Project leader : J. Lafont
Participants : F. Mallein-Gerin, M. Pasdeloup, Sherine Moustaghfir
The articular chondrocytes are normally under chronic hypoxia.
During development, cartilage is a transient tissue precluding the skeletal bone. Remplacement of primary cartilage by bone is possible after vascularisation which allows osteoblast precursors invasion. However, some specific location where cartilage still lies (such as articular cartilage) will stay avascular, and will play a mechanical protection of long bone. Thus the resident cells of adult cartilage live and are influenced by a complex microenvironment characterised by its 3D structure, mechanical forces and a hypoxic gradient.
Observation of embedded chondrocytes from human explant of articular cartilage (optical microscopy).
The microenvironment, such as hypoxia, regulates the expression of chondrocyte markers.
During cartilage formation, chondrocytes are in a hypoxic environment, which induces expression of the survival factor VEGF. Beyond this effect, hypoxia stimulates the expression of matrix genes specific to cartilage (encoding the two main proteins of cartilage, aggrecan and type II collagen). We demonstrated, using human articular chondrocytes (primary culture), that hypoxia increases the expression of chondrocyte markers, among which the transcription factor SOX9. This transcription factor is part of a transcriptionnal machinery that controls the expression of COL2A1 and Aggrecan genes. Under hypoxic conditions, we have shown that HIF-2alpha (Hypoxia-Inducible Factor) stimulates the expression of SOX9 and modulates a set of genes associated with the chondrocyte phenotype.
The effects of the surrounding hypoxia on the biology of chondrocytes is of high interest to understand the cartilage disease such as OA, but also in cartilage engineering stargtegies. We study the underlying mechanisms of such an hypoxic regulation, notably through the epigenetic signaling, in order to decipher the pathogenesis of OA, and to propose molecular tools allowing a better control of the chondrocyte function.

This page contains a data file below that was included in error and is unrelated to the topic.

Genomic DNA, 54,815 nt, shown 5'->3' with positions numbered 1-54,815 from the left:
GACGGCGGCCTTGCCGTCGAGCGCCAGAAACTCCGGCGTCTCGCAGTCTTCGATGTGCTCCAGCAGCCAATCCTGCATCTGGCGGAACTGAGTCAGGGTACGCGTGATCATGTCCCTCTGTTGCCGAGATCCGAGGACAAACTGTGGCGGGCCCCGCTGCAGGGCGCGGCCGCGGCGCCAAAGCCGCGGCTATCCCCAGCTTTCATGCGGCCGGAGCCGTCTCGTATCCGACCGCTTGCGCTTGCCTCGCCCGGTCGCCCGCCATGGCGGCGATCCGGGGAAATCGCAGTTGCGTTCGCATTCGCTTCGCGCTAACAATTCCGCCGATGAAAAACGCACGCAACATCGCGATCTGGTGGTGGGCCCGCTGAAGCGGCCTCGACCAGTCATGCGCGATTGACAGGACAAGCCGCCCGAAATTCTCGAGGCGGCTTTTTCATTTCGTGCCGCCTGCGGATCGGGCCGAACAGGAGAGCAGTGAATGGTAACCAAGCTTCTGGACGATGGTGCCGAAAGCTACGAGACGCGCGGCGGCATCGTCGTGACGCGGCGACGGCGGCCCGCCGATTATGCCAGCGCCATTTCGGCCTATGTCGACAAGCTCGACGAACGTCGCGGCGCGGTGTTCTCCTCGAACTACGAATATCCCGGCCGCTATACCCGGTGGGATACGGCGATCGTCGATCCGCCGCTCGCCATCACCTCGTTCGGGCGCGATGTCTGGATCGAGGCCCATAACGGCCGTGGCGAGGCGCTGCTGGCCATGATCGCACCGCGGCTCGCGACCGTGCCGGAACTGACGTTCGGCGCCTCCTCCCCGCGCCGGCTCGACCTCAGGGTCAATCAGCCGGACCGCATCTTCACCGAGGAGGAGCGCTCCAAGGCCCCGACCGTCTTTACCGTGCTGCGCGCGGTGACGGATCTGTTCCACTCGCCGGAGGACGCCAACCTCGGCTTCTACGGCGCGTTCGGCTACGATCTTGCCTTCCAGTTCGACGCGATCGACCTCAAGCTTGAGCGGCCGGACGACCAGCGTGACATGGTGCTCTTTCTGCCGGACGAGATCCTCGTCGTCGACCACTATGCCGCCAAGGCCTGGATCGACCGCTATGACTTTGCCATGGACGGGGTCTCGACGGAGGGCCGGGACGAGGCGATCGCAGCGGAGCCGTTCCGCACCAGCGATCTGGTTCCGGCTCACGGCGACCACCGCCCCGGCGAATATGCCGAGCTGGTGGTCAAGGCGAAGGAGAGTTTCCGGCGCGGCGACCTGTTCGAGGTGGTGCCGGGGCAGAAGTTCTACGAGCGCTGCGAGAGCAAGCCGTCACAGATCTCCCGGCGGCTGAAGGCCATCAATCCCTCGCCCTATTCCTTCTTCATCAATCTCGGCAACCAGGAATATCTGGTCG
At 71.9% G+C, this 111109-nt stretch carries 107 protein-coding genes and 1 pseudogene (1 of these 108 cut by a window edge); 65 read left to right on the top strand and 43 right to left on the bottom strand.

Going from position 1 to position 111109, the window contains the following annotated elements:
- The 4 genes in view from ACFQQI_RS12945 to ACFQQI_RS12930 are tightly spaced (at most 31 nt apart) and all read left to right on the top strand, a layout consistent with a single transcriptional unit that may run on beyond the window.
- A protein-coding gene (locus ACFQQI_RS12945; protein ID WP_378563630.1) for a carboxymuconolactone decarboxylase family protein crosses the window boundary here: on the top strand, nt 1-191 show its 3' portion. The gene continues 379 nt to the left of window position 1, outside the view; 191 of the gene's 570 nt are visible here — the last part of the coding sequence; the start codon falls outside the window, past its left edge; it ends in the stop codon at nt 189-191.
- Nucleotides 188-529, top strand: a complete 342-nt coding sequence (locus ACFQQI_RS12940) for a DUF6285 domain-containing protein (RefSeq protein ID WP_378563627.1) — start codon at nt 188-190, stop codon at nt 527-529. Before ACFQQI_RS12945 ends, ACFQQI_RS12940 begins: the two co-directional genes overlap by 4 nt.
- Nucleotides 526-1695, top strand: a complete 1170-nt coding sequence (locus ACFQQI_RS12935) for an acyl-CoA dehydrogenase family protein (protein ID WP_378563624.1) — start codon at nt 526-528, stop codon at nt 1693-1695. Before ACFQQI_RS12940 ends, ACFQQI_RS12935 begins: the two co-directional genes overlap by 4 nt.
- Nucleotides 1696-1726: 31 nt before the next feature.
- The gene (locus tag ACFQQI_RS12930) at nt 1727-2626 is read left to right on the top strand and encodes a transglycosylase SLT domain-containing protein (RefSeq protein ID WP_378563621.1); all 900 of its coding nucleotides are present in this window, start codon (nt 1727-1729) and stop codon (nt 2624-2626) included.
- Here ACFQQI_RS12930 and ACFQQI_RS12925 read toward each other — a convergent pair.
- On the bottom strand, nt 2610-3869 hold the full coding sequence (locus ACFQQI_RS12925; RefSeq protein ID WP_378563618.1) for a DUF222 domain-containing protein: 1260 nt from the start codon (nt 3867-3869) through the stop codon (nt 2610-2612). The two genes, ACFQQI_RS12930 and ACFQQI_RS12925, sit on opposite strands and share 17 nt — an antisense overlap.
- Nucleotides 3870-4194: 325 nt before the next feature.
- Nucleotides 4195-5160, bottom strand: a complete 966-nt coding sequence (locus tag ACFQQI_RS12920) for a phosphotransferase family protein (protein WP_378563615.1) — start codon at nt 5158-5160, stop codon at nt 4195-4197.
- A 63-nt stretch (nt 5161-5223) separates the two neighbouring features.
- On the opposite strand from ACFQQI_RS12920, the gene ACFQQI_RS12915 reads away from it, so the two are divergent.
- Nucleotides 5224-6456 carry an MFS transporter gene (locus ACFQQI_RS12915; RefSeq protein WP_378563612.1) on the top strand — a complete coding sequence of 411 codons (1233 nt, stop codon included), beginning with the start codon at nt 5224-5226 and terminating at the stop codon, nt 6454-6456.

Observation of human articular cartilage from healthy and osteoarthritic joints. Neovascularisation appears in the OA cartilage whereas the absence of vessels is specific of the healthy cartilage (A). Mouse model is used to identify epigenetic signaling potentially involved in the pathogenesis of OA. Knee joint was labelled with anti-COL II antibody (B).
Selected publications :
Int J Mol Sci. 2020 Aug 31;21(17):6322. doi: 10.3390/ijms21176322. PMID: 32878268.
2. Lafont JE, Poujade FA, Pasdeloup M, Neyret P, Mallein-Gerin F. (2016). Hypoxia potentiates the BMP-2 driven COL2A1 stimulation in human articular chondrocytes via p38 MAPK. Osteoarthritis & Cartilage. 2016 May ;24(5):856-67. doi : 10.1016/j.joca.2015.11.017.
3. Thoms BL, Dudek KA, Lafont JE and Murphy CL (2013). Hypoxia promotes production and inhibits destruction of human articular cartilage. Arthritis and Rheum. 2013 May 65(5)1302-12. doi : 10.1002/art.37867.
4. Dudek KA§, Lafont JE§, Martinez-Sanchez A, Murphy CL. (2010). Type II collagen expression is regulated by tissue-specific miR-675 in human articular chondrocytes. The Journal of Biol. Chem. 285 (32) : 24381-7. doi : 10.1074/jbc.M110.111328.
4. Murphy CL, BL Thoms, RJ Vaghjiani and JE Lafont (2009). HIF-mediated articular chondrocyte function: prospects for cartilage repair. Arth. Res. and Ther. 11(1):213
5. Lafont JE, Talma S, Hopfgarten C, Murphy CL (2008). Hypoxia promotes the differentiated human articular chondrocyte phenotype through SOX9-dependent and -independent pathways. The Journal of Biol. Chem. 283 (8) 4778-4786.
Pr. M. Cohen Solal, Bioscar Laboratory (U1132), Hopital Lariboisière, Paris
Pr. S. Lustig and E. Servien, Hôpital de la Croix-rousse, Lyon
Dr. R. Debret, équipe fonctionnalité et dynamique du tissu cutané (UMR 5305-LBTI)